Katwijk beach

‘After so many years, you’ve seen the beach’, the nice elderly lady told me a couple of years ago. The lady and her husband overheard us talking over big ice cream creations outside a Baden Baden Italian ice cream parlour. ‘You are from The Netherlands?’ they asked in Dutch. The German lady and her Dutch husband lived in Spain almost on the beach for many years. After running a successful travel agency in Spain, they settled down there to enjoy their retirement. ‘You know what?’ the lady aid. ‘Many of our foreign friends returned to their native countries. You loose your contacts. At the same time family and friends from Holland and Germany expect you to welcome them during the summer months. When you get older, that is not what you are waiting for. And with the years, you will be needing more health care, like physiotherapy. You are better off with that in Holland and Germany than you are in Spain.’ So the couple decided to leave Spain and migrated to Baden Baden. ‘We have everything here’, the husband said. ‘And most things we need are in walking distance, our car sometimes won’t lave the garage for days. In Spain, we had to rely on the car for everything’. But, I said, the beach? Didn’t you like the beach? ‘Oh, that gets the same after so many years’, the lady said. ‘I don’t miss it’.

Dutch beaches are great. Wide, shallow, soft. Better then most Mediterranean beaches for sure. I’ve spent one week on a Spanish beach near Torremolinos, and actually, it was rather pathetic compared to Katwijk’s beach. And the Romanian Black Sea beach near Constanta can better be forgotten. The bad weather did not help of course. But the nicest looking beach I’ve seen was not even a sea coast beach. Along the shores of Lake Michigan the beaches are perfect, white sand, blue water and a beautiful backdrop of dunes. But as beautiful as they are, they did not temp me to lie down and close my eyes, but an evening stroll along the shore was quite relaxing, I must admit.

Ludington beach, Lake Michigan

When I was young, during summer the beach was a way of life. When the weather was fine, you got on your bike and rode to the beach. There is always something to do when you are young. There were friends and family, the sea was always inviting and the summer was endless. When you grow up, things change. When I was studying, my friends in Leiden often called me to come over to Katwijk on a nice day. That was fine with me, on most occasions. But when you live on the beach, it does not have that magical appeal as it has to people who live in town. When you live near it, you go down to the beach when you feel like it. It is not a day out for you anymore. And it should not be an obligation. There was something else. When it is nice and warm in town, it can be windy and cool just 10 kilometres away on the beach. To this day I’m convinced my friends did not believe me when I said so over the phone…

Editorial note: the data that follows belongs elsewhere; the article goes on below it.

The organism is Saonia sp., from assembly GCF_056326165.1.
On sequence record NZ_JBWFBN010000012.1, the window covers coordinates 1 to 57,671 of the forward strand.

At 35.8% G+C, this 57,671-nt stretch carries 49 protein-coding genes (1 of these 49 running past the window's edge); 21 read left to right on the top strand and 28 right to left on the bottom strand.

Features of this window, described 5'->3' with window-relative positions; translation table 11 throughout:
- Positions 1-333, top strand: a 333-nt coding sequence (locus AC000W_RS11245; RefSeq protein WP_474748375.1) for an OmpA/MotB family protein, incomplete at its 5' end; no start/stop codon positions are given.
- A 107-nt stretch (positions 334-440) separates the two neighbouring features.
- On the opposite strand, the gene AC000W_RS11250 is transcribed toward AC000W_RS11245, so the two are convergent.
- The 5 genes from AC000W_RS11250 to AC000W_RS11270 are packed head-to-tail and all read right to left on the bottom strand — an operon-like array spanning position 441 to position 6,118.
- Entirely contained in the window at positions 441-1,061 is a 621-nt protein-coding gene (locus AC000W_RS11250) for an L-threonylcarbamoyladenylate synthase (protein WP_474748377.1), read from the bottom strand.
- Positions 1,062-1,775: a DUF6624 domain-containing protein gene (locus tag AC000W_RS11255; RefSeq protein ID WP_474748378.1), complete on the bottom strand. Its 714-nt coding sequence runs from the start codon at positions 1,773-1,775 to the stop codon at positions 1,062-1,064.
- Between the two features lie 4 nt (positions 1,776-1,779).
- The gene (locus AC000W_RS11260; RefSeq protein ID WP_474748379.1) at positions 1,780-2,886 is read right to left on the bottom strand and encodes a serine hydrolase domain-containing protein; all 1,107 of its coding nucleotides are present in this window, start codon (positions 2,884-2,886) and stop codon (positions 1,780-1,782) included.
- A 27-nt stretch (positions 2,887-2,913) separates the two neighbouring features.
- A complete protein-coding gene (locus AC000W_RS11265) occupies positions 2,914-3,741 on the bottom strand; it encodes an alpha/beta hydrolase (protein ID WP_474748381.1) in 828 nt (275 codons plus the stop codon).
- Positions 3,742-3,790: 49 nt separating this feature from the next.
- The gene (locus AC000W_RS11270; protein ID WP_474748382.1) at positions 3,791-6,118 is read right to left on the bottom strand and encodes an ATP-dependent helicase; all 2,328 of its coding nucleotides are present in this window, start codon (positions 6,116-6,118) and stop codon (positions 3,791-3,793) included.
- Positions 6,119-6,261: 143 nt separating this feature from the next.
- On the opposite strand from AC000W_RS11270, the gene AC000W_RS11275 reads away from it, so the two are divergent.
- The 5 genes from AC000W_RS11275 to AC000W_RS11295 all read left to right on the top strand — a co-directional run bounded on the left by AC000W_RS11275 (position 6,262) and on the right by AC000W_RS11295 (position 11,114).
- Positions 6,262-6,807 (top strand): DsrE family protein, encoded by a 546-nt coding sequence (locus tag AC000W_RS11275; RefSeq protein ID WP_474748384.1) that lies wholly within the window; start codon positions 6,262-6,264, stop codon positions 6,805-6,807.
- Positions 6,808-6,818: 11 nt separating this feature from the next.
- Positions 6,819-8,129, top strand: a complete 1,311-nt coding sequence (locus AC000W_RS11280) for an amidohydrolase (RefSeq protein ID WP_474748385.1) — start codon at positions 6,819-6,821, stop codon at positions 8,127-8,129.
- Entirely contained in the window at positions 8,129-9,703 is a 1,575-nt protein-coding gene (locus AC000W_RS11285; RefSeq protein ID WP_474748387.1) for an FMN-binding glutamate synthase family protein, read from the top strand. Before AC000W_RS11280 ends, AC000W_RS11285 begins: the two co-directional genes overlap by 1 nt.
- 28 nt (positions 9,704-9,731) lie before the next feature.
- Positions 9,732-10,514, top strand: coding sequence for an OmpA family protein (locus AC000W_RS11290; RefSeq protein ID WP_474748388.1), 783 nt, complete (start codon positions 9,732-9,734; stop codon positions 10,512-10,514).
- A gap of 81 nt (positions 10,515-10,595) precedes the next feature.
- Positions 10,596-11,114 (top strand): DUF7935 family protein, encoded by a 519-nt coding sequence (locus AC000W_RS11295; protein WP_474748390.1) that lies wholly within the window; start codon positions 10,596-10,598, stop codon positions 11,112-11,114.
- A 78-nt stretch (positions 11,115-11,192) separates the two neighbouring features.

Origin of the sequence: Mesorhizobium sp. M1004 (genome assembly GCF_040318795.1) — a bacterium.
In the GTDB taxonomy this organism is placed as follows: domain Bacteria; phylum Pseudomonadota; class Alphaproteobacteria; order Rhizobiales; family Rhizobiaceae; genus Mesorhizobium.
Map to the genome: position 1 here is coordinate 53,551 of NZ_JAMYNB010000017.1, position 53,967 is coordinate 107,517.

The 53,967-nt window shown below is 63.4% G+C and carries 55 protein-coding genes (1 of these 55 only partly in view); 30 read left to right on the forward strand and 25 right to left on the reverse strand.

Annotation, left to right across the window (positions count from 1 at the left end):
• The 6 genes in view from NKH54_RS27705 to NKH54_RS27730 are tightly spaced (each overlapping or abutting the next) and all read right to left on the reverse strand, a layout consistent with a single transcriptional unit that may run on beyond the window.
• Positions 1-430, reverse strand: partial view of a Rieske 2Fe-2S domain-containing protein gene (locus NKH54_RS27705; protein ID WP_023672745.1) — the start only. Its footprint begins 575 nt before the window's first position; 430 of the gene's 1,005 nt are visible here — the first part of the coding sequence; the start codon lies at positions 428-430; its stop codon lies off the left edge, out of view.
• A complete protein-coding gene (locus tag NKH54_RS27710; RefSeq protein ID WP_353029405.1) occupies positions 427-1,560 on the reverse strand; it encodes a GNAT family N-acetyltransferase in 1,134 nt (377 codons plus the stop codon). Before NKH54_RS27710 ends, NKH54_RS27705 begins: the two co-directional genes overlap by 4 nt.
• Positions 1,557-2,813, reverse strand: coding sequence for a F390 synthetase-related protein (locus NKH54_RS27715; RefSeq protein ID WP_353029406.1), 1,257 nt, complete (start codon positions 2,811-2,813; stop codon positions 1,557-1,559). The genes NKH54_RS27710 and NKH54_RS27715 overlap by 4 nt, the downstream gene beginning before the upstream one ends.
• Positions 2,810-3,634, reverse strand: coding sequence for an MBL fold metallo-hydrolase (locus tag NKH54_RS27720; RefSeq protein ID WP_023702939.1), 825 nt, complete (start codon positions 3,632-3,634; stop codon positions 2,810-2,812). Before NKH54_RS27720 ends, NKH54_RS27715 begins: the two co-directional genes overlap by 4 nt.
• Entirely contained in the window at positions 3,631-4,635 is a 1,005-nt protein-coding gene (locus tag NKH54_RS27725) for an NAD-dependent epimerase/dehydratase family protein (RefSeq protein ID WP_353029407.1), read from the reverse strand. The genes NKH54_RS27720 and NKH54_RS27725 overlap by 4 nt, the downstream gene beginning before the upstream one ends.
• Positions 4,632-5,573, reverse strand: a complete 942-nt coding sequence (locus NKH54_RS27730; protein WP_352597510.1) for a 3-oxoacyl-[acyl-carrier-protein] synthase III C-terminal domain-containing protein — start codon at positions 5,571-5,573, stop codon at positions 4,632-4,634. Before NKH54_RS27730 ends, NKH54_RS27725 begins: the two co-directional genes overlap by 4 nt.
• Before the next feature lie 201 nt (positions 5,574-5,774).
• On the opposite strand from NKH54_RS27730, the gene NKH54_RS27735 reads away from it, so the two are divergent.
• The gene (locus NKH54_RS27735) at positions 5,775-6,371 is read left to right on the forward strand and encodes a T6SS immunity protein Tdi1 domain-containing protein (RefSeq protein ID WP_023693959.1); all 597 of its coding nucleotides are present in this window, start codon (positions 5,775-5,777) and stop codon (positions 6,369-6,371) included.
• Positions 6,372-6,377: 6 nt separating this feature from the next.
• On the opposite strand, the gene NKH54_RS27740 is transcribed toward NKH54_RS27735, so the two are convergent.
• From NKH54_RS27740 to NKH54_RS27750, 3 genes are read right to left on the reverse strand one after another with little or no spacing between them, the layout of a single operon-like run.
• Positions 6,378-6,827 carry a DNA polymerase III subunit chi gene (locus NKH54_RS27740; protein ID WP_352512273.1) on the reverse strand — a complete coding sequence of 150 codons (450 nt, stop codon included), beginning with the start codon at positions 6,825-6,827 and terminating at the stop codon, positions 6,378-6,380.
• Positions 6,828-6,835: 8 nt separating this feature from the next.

Tybee Island beach, Georgia

I’m not claiming that my views on beaches are universal. Far from that. Sit down on the beach and look around you. Young and older people everywhere enjoying themselves. Packed with windscreens, beach chairs, cool boxes – I never forget that guy getting his herrings out of the box, and swallowing it under the burning sun on the hottest part of day. Just as I will never forget the odd sensation when you walk along the shoreline, and you feel something soft and warm beneath your foot, pressing up between your toes. If I ever found the dog responsible for that, he’d better run for his life. The older man and younger girl engaging in activities not suitable for public display is another image I have of the beach, but one I’d like to forget because of its grotesque nature – but somehow I can’t. You see a lot of things on the beach, and not all of them you want to see. But truth to be told, sometimes the mere image of a beach can be so beautiful, that you do not have to dive into the traditional beach activities. Just watching can be rewarding.

But for me? When I can’t hear the sound of the waves over the buzz on the beach, the fun is gone. When you fall asleep on the beach, you know it is time for you to turn your back on it. And enjoy the beach from a beachside café with a nicely chilled white wine. But the real defining moment that made me leave the beach, so to speak, was about ten years ago on a Sunday evening. The incident somehow killed my desire for seaside recreation ever since. Not having a computer at home back then, I decided to drive to the office one day after an afternoon on the beach, to check my email. What happened is still a bit unclear, but leaving my office suit to look for the bathroom I heard a loud ‘snap’, my left leg lost its power and I fell against the wall. My Achilles heel fractured, and there I was, alone in an office building, with the sand of the beach still all over my body. It was bizarre.